Cometh the tail given an impression of wagging the dog, cometh the people moaning about MMP.

Between them, National and Labour have 81.3 per cent of the vote - the highest share since MMP began. The closest to that was 80.2 per cent in 2005 - when National and Labour were just two points apart. The lowest was 62 per cent in 2002 when National plummeted.

Given that, there has already been a predictable outcry about the perils of the MMP system because NZ First with nine MPs and 7 per cent of the vote got the job of choosing who the Government will be.

In 2012 the Electoral Commission did its review of the MMP system and recommended the threshold to enter Parliament be lowered to four per cent - and abolishing the 'coat-tailing' rule that allowed a party whose candidate won an electorate to bring in extra MPs even if it fell short of the party vote threshold.

The National Government rejected those reforms.

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Let us not suggest self-interest was at play, but at the time National was reliant on Act, United Future and the Maori Party.

All three were well short of the five per cent threshold but had electorate seats which sometimes delivered bonus MPs to bolster National's majority.

Five years on there are calls for the rules of MMP to be looked at again and the advocates of reform might want to dust off their submissions.

Let us again not suggest self-interest will be at play, but whichever party is in government will be reliant on a party or parties that do not have any electorate seats but need to get over the five per cent threshold to get back into Parliament.

It is a foul thing for an electoral system to be altered to suit the power structure of the governing party of the day - and there is no doubt that is how it would be portrayed.

But nor is it a good thing to refuse to change the system just to avoid accusations of self-interest.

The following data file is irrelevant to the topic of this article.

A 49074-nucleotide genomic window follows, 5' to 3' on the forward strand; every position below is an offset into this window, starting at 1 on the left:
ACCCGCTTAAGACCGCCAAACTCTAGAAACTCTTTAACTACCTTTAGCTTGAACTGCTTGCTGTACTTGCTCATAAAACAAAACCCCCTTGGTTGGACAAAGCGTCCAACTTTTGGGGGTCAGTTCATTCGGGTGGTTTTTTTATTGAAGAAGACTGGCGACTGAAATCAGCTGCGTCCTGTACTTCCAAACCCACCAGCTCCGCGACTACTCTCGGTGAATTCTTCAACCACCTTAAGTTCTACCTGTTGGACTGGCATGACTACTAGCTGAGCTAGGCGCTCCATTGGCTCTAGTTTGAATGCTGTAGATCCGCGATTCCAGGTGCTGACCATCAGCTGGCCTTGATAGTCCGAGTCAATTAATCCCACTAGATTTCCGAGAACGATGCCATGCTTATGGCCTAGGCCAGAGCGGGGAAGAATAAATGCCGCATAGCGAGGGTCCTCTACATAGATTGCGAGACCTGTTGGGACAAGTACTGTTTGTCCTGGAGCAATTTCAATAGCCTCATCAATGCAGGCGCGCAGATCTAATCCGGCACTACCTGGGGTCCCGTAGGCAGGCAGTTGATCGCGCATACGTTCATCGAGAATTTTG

Then again, it may not be necessary. Since National refused to get rid of the coat-tailing rule in 2012, the voters have taken it upon themselves by weeding out the parties which relied on it.

The Maori Party and United Future are both gone (and United Future had not qualified for any extra MPs since 2005 anyway).

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There is only one such party still standing - Act leader David Seymour in Epsom. Act has not managed to muster a high enough party vote for a second MP since 2008 - and it got its lowest vote ever (0.5 per cent) this election.

During the campaign National leader Bill English developed a severe case of Middle Man Paranoia. He called on voters to 'cut out the middle man' by not bestowing the power of decision making upon NZ First leader Winston Peters.

That was criticised as First Past the Post sentiment.

That is not quite true - even in a Parliament in which Labour and National are so dominant their representation is proportionate to their votes.

The main concern with FPP was not the number of parties but that they did not get seats proportionate to their vote. One party could get more votes but fewer seats.

The minor parties have done a convincing sales job of persuading voters they are an essential part of MMP, but in theory it is perfectly possible to have a two or three party Parliament under MMP.

What the last election showed was that neither the large nor small parties are in charge of what MMP delivers - the voters are.

The Greens and Maori Party found that when the voters like the larger parties they are happy to decamp from the pup tents and get back in the Big Top.

That means the next Parliament will have just five parties in it - the smallest number since MMP began.

Since 1999 there have been seven parties, peaking at eight in 2005 when the Maori Party came in and just before the Progressives went out.

The voters have now cut out quite different middle men from the one English intended.

Unless one of National's erstwhile partners can stage a recovery, a new party is born or the rules change to get small parties in at a lower threshold, National is condemned to a future of being dependent on NZ First to get into government well beyond this election.

In 2008, John Key had the luxury of being able to rule NZ First out in advance. As National's other support partners got weaker, so did National's stance on NZ First.

Now it has gone from not being on the cab rank at all to now being the only cab in National's rank - albeit it a shared rank with Labour.